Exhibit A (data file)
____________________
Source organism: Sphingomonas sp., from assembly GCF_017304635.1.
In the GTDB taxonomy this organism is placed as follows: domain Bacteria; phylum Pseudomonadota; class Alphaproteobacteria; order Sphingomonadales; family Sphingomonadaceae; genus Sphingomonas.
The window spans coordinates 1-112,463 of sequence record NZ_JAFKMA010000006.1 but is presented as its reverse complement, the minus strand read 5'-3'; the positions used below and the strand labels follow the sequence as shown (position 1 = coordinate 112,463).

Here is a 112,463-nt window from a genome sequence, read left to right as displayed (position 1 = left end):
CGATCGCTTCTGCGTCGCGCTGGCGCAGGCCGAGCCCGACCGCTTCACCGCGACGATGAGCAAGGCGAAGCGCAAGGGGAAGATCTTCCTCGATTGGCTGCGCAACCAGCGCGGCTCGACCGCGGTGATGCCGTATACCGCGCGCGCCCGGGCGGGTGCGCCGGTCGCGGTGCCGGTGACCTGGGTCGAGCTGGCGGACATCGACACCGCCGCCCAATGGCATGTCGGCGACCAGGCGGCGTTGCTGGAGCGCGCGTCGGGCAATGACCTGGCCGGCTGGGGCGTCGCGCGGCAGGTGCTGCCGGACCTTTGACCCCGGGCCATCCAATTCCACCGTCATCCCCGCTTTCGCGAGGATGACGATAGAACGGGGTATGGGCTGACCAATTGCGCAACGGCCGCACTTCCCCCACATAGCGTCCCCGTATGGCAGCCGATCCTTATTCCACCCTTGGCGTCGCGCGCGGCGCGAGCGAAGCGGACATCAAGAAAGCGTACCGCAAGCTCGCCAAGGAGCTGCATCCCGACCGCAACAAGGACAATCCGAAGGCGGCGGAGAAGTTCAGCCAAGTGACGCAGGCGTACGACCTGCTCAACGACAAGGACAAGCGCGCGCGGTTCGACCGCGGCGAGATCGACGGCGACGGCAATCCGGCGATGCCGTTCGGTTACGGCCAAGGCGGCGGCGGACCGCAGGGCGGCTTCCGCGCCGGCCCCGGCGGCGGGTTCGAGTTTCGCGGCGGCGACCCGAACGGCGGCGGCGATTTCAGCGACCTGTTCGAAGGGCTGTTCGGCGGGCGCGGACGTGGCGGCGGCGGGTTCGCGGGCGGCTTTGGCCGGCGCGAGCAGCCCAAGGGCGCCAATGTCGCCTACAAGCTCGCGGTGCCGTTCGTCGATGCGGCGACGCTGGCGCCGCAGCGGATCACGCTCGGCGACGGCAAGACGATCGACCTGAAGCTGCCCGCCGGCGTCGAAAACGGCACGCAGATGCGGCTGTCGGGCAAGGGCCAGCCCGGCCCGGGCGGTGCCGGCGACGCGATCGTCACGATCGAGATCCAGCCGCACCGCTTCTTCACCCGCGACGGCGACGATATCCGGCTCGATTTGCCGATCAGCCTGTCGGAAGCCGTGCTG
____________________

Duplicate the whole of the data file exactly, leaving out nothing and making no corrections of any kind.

Source organism: Sphingomonas sp., from assembly GCF_017304635.1.
In the GTDB taxonomy this organism is placed as follows: domain Bacteria; phylum Pseudomonadota; class Alphaproteobacteria; order Sphingomonadales; family Sphingomonadaceae; genus Sphingomonas.
The window spans coordinates 1-112,463 of sequence record NZ_JAFKMA010000006.1 but is presented as its reverse complement, the minus strand read 5'-3'; the positions used below and the strand labels follow the sequence as shown (position 1 = coordinate 112,463).

Here is a 112,463-nt window from a genome sequence, read left to right as displayed (position 1 = left end):
CGATCGCTTCTGCGTCGCGCTGGCGCAGGCCGAGCCCGACCGCTTCACCGCGACGATGAGCAAGGCGAAGCGCAAGGGGAAGATCTTCCTCGATTGGCTGCGCAACCAGCGCGGCTCGACCGCGGTGATGCCGTATACCGCGCGCGCCCGGGCGGGTGCGCCGGTCGCGGTGCCGGTGACCTGGGTCGAGCTGGCGGACATCGACACCGCCGCCCAATGGCATGTCGGCGACCAGGCGGCGTTGCTGGAGCGCGCGTCGGGCAATGACCTGGCCGGCTGGGGCGTCGCGCGGCAGGTGCTGCCGGACCTTTGACCCCGGGCCATCCAATTCCACCGTCATCCCCGCTTTCGCGAGGATGACGATAGAACGGGGTATGGGCTGACCAATTGCGCAACGGCCGCACTTCCCCCACATAGCGTCCCCGTATGGCAGCCGATCCTTATTCCACCCTTGGCGTCGCGCGCGGCGCGAGCGAAGCGGACATCAAGAAAGCGTACCGCAAGCTCGCCAAGGAGCTGCATCCCGACCGCAACAAGGACAATCCGAAGGCGGCGGAGAAGTTCAGCCAAGTGACGCAGGCGTACGACCTGCTCAACGACAAGGACAAGCGCGCGCGGTTCGACCGCGGCGAGATCGACGGCGACGGCAATCCGGCGATGCCGTTCGGTTACGGCCAAGGCGGCGGCGGACCGCAGGGCGGCTTCCGCGCCGGCCCCGGCGGCGGGTTCGAGTTTCGCGGCGGCGACCCGAACGGCGGCGGCGATTTCAGCGACCTGTTCGAAGGGCTGTTCGGCGGGCGCGGACGTGGCGGCGGCGGGTTCGCGGGCGGCTTTGGCCGGCGCGAGCAGCCCAAGGGCGCCAATGTCGCCTACAAGCTCGCGGTGCCGTTCGTCGATGCGGCGACGCTGGCGCCGCAGCGGATCACGCTCGGCGACGGCAAGACGATCGACCTGAAGCTGCCCGCCGGCGTCGAAAACGGCACGCAGATGCGGCTGTCGGGCAAGGGCCAGCCCGGCCCGGGCGGTGCCGGCGACGCGATCGTCACGATCGAGATCCAGCCGCACCGCTTCTTCACCCGCGACGGCGACGATATCCGGCTCGATTTGCCGATCAGCCTGTCGGAAGCCGTGCTG